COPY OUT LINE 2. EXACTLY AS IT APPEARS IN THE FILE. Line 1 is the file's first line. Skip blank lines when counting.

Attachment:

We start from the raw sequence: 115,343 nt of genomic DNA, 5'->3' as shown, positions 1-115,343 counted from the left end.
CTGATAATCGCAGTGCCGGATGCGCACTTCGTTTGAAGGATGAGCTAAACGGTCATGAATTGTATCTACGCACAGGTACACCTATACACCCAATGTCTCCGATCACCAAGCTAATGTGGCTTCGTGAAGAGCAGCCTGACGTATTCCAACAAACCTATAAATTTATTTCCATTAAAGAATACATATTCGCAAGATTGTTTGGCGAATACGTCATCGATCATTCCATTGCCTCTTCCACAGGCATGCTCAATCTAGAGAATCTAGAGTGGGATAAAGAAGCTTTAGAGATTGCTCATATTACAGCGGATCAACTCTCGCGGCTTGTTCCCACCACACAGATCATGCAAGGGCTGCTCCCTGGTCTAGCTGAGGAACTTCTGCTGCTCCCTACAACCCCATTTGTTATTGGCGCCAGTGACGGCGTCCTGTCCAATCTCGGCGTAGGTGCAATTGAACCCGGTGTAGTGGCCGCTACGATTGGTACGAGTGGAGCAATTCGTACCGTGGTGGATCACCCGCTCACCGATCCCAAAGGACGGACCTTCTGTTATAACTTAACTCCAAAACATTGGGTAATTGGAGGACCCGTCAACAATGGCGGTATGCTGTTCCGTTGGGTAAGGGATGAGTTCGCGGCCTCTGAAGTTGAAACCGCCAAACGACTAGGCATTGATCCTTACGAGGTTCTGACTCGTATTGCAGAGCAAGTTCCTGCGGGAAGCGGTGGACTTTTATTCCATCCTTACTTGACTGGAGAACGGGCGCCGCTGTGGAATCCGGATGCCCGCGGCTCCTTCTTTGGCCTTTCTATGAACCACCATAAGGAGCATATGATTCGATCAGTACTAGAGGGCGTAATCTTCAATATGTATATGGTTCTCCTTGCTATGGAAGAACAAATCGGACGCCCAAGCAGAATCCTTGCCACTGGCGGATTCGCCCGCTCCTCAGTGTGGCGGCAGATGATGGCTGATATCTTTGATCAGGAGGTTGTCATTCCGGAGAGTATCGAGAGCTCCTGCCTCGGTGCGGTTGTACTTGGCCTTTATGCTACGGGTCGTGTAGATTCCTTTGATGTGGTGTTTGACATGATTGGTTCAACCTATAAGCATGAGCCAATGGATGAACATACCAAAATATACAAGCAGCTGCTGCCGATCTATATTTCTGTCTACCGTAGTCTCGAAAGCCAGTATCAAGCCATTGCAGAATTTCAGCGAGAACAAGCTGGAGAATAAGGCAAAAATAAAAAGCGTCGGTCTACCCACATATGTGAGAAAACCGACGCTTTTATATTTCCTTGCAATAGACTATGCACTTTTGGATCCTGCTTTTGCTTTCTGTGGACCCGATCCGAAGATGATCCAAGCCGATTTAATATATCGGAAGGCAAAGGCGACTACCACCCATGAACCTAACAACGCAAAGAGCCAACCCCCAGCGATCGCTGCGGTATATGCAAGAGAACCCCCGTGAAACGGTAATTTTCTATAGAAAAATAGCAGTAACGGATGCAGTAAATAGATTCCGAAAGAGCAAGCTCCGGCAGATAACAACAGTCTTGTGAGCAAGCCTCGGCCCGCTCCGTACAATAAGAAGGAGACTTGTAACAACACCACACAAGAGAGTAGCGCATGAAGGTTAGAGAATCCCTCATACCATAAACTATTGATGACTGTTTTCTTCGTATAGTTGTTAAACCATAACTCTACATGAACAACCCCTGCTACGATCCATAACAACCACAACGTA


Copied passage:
CTGATAATCGCAGTGCCGGATGCGCACTTCGTTTGAAGGATGAGCTAAACGGTCATGAATTGTATCTACGCACAGGTACACCTATACACCCAATGTCTCCGATCACCAAGCTAATGTGGCTTCGTGAAGAGCAGCCTGACGTATTCCAACAAACCTATAAATTTATTTCCATTAAAGAATACATATTCGCAAGATTGTTTGGCGAATACGTCATCGATCATTCCATTGCCTCTTCCACAGGCATGCTCAATCTAGAGAATCTAGAGTGGGATAAAGAAGCTTTAGAGATTGCTCATATTACAGCGGATCAACTCTCGCGGCTTGTTCCCACCACACAGATCATGCAAGGGCTGCTCCCTGGTCTAGCTGAGGAACTTCTGCTGCTCCCTACAACCCCATTTGTTATTGGCGCCAGTGACGGCGTCCTGTCCAATCTCGGCGTAGGTGCAATTGAACCCGGTGTAGTGGCCGCTACGATTGGTACGAGTGGAGCAATTCGTACCGTGGTGGATCACCCGCTCACCGATCCCAAAGGACGGACCTTCTGTTATAACTTAACTCCAAAACATTGGGTAATTGGAGGACCCGTCAACAATGGCGGTATGCTGTTCCGTTGGGTAAGGGATGAGTTCGCGGCCTCTGAAGTTGAAACCGCCAAACGACTAGGCATTGATCCTTACGAGGTTCTGACTCGTATTGCAGAGCAAGTTCCTGCGGGAAGCGGTGGACTTTTATTCCATCCTTACTTGACTGGAGAACGGGCGCCGCTGTGGAATCCGGATGCCCGCGGCTCCTTCTTTGGCCTTTCTATGAACCACCATAAGGAGCATATGATTCGATCAGTACTAGAGGGCGTAATCTTCAATATGTATATGGTTCTCCTTGCTATGGAAGAACAAATCGGACGCCCAAGCAGAATCCTTGCCACTGGCGGATTCGCCCGCTCCTCAGTGTGGCGGCAGATGATGGCTGATATCTTTGATCAGGAGGTTGTCATTCCGGAGAGTATCGAGAGCTCCTGCCTCGGTGCGGTTGTACTTGGCCTTTATGCTACGGGTCGTGTAGATTCCTTTGATGTGGTGTTTGACATGATTGGTTCAACCTATAAGCATGAGCCAATGGATGAACATACCAAAATATACAAGCAGCTGCTGCCGATCTATATTTCTGTCTACCGTAGTCTCGAAAGCCAGTATCAAGCCATTGCAGAATTTCAGCGAGAACAAGCTGGAGAATAAGGCAAAAATAAAAAGCGTCGGTCTACCCACATATGTGAGAAAACCGACGCTTTTATATTTCCTTGCAATAGACTATGCACTTTTGGATCCTGCTTTTGCTTTCTGTGGACCCGATCCGAAGATGATCCAAGCCGATTTAATATATCGGAAGGCAAAGGCGACTACCACCCATGAACCTAACAACGCAAAGAGCCAACCCCCAGCGATCGCTGCGGTATATGCAAGAGAACCCCCGTGAAACGGTAATTTTCTATAGAAAAATAGCAGTAACGGATGCAGTAAATAGATTCCGAAAGAGCAAGCTCCGGCAGATAACAACAGTCTTGTGAGCAAGCCTCGGCCCGCTCCGTACAATAAGAAGGAGACTTGTAACAACACCACACAAGAGAGTAGCGCATGAAGGTTAGAGAATCCCTCATACCATAAACTATTGATGACTGTTTTCTTCGTATAGTTGTTAAACCATAACTCTACATGAACAACCCCTGCTACGATCCATAACAACCACAACGTA